Big city lights

To get away from all the trees and forests for a while, I decided to try and paint some big city lights for a change.

So I did some research on Youtube, and decided to try out a pretty cool tutorial video from Kevin Hill.

The video shows a city shore line at dusk, with reflections shining from the water below. To try and get it all right, I basically just did what Kevin told me through the video.

For the city lights in the background, I used a mix of cadmium yellow, permanent red violet and titanium white. For the outlines of the canvas I just used a basic mix of ivory black and some titanium white, painting it all in with a two inch brush.

After covering the canvas with the background paint, I made a cut halfway down where the city would meet the water below. I used another mix of ivory black and titanium white for the buildings, painting them in with a smaller, thinner flat brush.

I decided to paint the buildings on without any pre-drawn sketches, painting in the reflections with a lighter paint mix below. This made it a bit difficult to get all the buildings straight and accurate, which can be detected if you look closely.

I also made some alterations on the building in the end of the session, but forgot to do them in the reflections as well. So you may also notice that there are some details in the water that may not match the real buildings by the shore line.

To get the office lightings on the buildings, I made a mix og cadmium yellow and titanium white and just pushed the paint in with a paint-filled flat brush. I then did the same thing onto the reflections, but with a lighter colour mix.

Anyway, the tutorial tells you all you need to know if you want to paint it. For me, this is how it looked:



A palette knife palm tree

Spring is approaching, so what could be better than the attempt of painting a warm and windy palm tree?

I’ve been trying to paint palm trees earlier, but just couldn’t find a good technique to get the leaves right.

In this attempt, I wanted to see if using a palette knife could make the result look any better. I therefore painted a green, and maybe kind of misty, background using a blend of sap green, titanium white and some sky blue. Basically putting it on using my fingers with a horizontal movement.

To make the stem of the tree, I mixed together three different blends of raw umber, titanium white and yellow ochre, putting them on layer by layer with a small palette knife to try and give it some lifelike lighting.

I then used the knife to put in some coconuts on the top of the stem, which you may see in a small section between the leaves if you look closely, darkening the stem mix with some more raw umber.

To make the leaves themselves, I started by painted in some strokes with a small brush to establish which direction the different leaves where headed.

I then made different blends of sap green, cadmium yellow and titanium white and just kind of twisted the paint onto the canvas with a swirling motion. Like making a U-turn away from the baseline.

After putting in the dark blend I went on to the lighter ones, and hopefully where able to make some sort of lifelike tree.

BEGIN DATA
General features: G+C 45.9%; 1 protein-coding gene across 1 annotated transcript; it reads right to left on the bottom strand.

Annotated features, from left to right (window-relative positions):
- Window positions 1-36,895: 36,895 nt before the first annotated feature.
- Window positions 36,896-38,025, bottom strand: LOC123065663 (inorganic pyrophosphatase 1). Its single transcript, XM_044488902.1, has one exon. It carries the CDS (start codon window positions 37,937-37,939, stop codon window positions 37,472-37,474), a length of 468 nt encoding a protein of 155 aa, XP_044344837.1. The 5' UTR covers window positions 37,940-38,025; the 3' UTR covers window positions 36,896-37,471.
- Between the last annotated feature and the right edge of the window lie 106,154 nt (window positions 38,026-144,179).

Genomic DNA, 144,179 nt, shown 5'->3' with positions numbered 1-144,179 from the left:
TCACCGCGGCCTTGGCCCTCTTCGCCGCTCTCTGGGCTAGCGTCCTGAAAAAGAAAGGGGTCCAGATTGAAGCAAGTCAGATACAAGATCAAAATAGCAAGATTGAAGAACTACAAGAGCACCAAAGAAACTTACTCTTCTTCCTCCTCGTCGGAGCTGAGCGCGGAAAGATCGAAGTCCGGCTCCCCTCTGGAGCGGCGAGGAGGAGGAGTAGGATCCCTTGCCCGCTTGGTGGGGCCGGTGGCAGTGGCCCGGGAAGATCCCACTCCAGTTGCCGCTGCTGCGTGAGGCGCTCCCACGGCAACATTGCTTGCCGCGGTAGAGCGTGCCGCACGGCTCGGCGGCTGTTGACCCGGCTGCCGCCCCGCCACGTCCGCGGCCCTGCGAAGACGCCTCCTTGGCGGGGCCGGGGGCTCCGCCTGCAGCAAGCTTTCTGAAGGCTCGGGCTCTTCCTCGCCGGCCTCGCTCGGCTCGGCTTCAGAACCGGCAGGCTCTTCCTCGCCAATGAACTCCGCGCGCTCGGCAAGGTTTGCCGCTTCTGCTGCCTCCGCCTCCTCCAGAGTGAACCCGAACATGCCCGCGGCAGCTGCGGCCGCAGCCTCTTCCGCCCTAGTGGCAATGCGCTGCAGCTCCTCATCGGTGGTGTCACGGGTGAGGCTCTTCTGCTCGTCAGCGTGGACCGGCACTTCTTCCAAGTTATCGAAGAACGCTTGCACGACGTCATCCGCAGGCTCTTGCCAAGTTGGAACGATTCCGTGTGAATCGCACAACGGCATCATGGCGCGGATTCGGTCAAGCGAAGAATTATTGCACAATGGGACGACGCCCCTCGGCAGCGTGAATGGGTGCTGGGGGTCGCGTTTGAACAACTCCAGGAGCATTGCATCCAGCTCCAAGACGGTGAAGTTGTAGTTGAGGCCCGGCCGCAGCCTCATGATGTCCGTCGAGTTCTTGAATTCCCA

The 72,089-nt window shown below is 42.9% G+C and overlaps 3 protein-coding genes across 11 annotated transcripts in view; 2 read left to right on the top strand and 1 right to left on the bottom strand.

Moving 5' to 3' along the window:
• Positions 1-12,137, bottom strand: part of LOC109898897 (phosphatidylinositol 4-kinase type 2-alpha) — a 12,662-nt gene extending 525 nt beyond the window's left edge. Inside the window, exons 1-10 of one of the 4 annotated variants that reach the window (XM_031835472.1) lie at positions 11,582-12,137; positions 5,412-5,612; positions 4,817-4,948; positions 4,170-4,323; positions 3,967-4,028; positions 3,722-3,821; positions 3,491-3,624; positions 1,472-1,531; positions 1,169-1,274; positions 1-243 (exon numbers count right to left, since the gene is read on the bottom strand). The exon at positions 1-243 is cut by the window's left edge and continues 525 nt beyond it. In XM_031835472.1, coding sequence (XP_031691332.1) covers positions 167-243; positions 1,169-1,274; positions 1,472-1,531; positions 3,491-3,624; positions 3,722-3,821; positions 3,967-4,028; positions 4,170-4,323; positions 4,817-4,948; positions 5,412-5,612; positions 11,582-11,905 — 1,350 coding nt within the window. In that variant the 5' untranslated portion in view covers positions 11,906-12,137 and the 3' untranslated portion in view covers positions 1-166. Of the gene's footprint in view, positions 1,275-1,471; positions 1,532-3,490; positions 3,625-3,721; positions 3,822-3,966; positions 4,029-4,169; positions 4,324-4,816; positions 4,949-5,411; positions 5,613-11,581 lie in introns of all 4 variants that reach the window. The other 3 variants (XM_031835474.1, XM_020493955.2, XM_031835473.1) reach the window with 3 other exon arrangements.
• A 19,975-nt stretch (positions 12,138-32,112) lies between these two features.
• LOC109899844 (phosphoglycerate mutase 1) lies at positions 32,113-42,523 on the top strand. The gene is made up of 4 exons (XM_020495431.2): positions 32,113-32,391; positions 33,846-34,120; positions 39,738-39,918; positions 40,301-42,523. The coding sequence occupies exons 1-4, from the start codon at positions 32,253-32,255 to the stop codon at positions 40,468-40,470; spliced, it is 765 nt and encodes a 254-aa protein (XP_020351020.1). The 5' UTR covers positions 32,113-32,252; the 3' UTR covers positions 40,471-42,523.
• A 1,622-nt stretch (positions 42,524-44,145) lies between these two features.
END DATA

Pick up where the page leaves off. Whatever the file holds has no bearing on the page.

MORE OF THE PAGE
This is how it looked:


In the garden

I’ve never really got the hang of using palette knifes alone to finish up a painting. I’ve done some snowy mountains, or minor details in paintings in addition to using brushes, but the use has always been limited. Nonetheless, I decided that today would be a nice day to make an attempt at a wholly based palette knife painting.

I’ve seen some really cool paintings online with different garden motives, painting in barky trees, different colors of grass and maybe some people in the center.

I decided I wanted to make something in that manner, and basically started out with a loose plan to work out something similar.

I started by picking out a small palette knife, which i basically used 90 percent of the time painting this painting.

All the enquipment used to paint.

First I smeared on some different blends of sap green and titanium white to make out a bushy background.

I then used mixes of titanium white, cadmium yellow, pyrrole red and yellow ochre for different colors to add to the grass.

Here I simply filled the knife with a paint blend, and kind of dragged it downward onto the canvas. Making one area of color before moving on to the next.

I also wanted to add a big tree to the scenery. For that purpose, I used an elongated knife. Filling one edge of it with some different mixes of raw umber, ivory black, titanium white and yellow ochre, and dragged it sideways onto the canvas with some short movements.

Well, that was my loosely based plan fulfilled, but there was clearly something missing on the canvas. I therefore decided to add some people into the mix, placing them somewhere in the grass. I went with the motive of a mother and daughter.

I started with the dresses, using some red pyrrole and titanium white for the grown up, and some ycadmium yellow and titanium white for the kid. Again, kind of smearing on the paint with a small knife.

For the skin color I used titanium white, with a small amount of yellow ochre and some raw umber, finishing them up with some clean raw umber to make out the hair.

You may notice that none of them has a face.. That’s because I struggled terribly with putting them on, and basically just let it stand clean after an hour of fruitless labour. So, to sum up, the people could have looked better, but I’m satisfied with the tree and the grass is not to shabby either.

This is how it looked: